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Wedding bells are ringing: Governor Waiguru to wed city lawyer in July

 Lawyer Kamotho Waiganjo and Governor Waiguru during their ruracio in February (Courtesy)

All roads will head to Kiamugumo Primary School, Kirinyaga on July 13th when Kirinyaga Governor Anne Waiguru will wed the love of her life, city lawyer Kamotho Waiganjo.

Unlike their secret dowry ceremony in February, this traditional wedding is anticipated to attract a number of guests including political bigwigs as Waiguru’s partner accompanies his parents to her home.

Known as ngurario in Kikuyu, the ceremony will entail relatives from both sides meeting as the final part of formalizing their marriage under the Gikuyu rites.

The ceremony will begin with slaughtering of a goat by the groom assisted by his friends and relatives. The knife to be used is given by the bride’s mother and she has to be enticed with a gift to provide the knife. After the slaughtering, the meat is roasted.

Like the Gikuyu customary, the city lawyer will be expected to recognize his partner from a group of women clad in the same outfit.

After concluding the series of traditions, the lovebirds will be awarded a wedding certificate.

Paid dowry

Kamotho Waiganjo paid the bride price for Anne Waiguru in Kiamungo village in Kirinyaga on February 16th in a ceremony where “she was dressed in African regalia as she shyly walked to her soon-to-be husband, with her gaze fixed on the ground,” reported Saturday Standard.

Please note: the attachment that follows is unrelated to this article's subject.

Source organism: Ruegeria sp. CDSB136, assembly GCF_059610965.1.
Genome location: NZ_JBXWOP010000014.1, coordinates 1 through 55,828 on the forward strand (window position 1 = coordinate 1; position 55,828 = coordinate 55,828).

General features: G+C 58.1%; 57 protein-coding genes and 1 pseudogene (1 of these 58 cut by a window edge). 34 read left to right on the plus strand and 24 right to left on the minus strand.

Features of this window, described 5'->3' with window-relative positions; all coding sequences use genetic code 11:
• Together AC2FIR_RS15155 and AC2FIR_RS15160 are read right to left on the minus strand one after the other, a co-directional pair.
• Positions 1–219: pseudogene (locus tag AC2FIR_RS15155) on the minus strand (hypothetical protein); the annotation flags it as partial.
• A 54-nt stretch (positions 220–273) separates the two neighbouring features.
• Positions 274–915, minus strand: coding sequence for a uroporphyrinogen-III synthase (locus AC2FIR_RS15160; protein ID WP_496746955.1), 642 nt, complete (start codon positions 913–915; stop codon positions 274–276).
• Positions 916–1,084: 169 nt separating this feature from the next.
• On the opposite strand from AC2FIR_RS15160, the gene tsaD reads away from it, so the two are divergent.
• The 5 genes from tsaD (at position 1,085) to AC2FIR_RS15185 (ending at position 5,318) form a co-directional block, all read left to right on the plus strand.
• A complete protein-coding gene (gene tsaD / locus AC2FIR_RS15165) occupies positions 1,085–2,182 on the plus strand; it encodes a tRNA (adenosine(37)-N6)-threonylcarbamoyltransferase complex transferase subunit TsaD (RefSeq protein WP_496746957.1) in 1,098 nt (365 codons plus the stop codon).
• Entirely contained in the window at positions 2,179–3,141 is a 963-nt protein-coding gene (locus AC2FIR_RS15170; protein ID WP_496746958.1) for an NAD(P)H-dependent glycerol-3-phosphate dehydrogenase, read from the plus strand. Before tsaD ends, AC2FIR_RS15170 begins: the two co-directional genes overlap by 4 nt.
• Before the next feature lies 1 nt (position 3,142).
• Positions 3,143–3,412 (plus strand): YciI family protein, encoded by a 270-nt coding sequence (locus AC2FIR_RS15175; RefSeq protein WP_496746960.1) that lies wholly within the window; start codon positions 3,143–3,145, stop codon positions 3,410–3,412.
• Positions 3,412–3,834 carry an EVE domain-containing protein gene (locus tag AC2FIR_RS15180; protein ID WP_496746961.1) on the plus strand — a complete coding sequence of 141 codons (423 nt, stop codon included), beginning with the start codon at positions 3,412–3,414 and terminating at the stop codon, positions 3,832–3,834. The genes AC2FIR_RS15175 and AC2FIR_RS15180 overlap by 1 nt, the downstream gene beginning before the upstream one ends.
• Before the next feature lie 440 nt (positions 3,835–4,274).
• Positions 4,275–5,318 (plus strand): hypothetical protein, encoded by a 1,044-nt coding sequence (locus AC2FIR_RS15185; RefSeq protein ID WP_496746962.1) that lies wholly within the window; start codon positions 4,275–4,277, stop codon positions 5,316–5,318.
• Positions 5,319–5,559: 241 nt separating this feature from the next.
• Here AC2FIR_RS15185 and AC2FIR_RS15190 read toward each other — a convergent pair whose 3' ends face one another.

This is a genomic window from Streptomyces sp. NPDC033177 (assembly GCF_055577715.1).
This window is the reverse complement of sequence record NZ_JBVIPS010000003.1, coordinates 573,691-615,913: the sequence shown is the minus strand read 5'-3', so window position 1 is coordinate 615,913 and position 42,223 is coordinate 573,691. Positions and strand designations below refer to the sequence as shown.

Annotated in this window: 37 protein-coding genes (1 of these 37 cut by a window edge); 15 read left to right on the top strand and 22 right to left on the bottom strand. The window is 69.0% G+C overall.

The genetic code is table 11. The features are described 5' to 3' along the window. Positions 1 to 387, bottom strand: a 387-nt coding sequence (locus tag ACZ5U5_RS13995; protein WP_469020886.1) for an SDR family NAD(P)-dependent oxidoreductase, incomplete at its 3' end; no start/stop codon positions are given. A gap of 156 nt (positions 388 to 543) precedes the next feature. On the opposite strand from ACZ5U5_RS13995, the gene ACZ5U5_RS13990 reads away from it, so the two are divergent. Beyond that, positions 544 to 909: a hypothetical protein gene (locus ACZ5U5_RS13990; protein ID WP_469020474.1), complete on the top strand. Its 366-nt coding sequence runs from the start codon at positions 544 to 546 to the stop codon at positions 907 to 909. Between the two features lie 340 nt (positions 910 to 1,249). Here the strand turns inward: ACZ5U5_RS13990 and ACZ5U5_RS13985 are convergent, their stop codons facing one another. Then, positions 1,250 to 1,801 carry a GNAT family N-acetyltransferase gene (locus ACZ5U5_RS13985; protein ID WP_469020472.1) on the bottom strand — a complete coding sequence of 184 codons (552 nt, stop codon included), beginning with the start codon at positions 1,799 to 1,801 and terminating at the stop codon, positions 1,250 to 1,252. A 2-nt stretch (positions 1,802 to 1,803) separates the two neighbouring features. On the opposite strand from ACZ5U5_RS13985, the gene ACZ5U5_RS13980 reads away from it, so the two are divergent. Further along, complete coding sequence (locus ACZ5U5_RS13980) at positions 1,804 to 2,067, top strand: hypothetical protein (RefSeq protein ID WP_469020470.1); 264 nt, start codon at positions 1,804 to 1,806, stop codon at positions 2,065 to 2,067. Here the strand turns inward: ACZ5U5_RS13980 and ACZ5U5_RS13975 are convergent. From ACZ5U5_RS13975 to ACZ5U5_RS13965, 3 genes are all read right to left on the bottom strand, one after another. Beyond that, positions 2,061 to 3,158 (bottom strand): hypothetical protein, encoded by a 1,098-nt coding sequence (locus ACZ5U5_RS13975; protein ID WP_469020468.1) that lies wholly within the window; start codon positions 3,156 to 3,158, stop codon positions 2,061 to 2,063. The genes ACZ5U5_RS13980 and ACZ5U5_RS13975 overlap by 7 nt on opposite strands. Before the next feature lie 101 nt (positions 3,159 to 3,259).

Like their upcoming wedding, Kamotho had gone through the Kikuyu custom- ruracio- of paying for the locked gate to be opened, and identified her among women who had covered themselves to gauge his familiarity with his love.

Kamotho, like any other man knew a good thing when he saw it. When he set eyes on Anne, he decided to pursue her. After several phone conversations, she accepted his requests for a date. He took her to a Thai restaurant in Nairobi, and it is there that they had their first fight - old habits die hard. Waiguru had gone to the date but was constantly working.

“She was on phone the whole time. I had to ask her why she was not paying attention to our date,” said Kamotho.

Waiguru said that at the time, she had not mastered the delicate balance of separating work from her private life and would spend hours answering work-related calls. “We agreed that when we are together and with family, phones would be kept aside unless it was absolutely necessary,” she said.

 The wedding invitation card (Courtesy)


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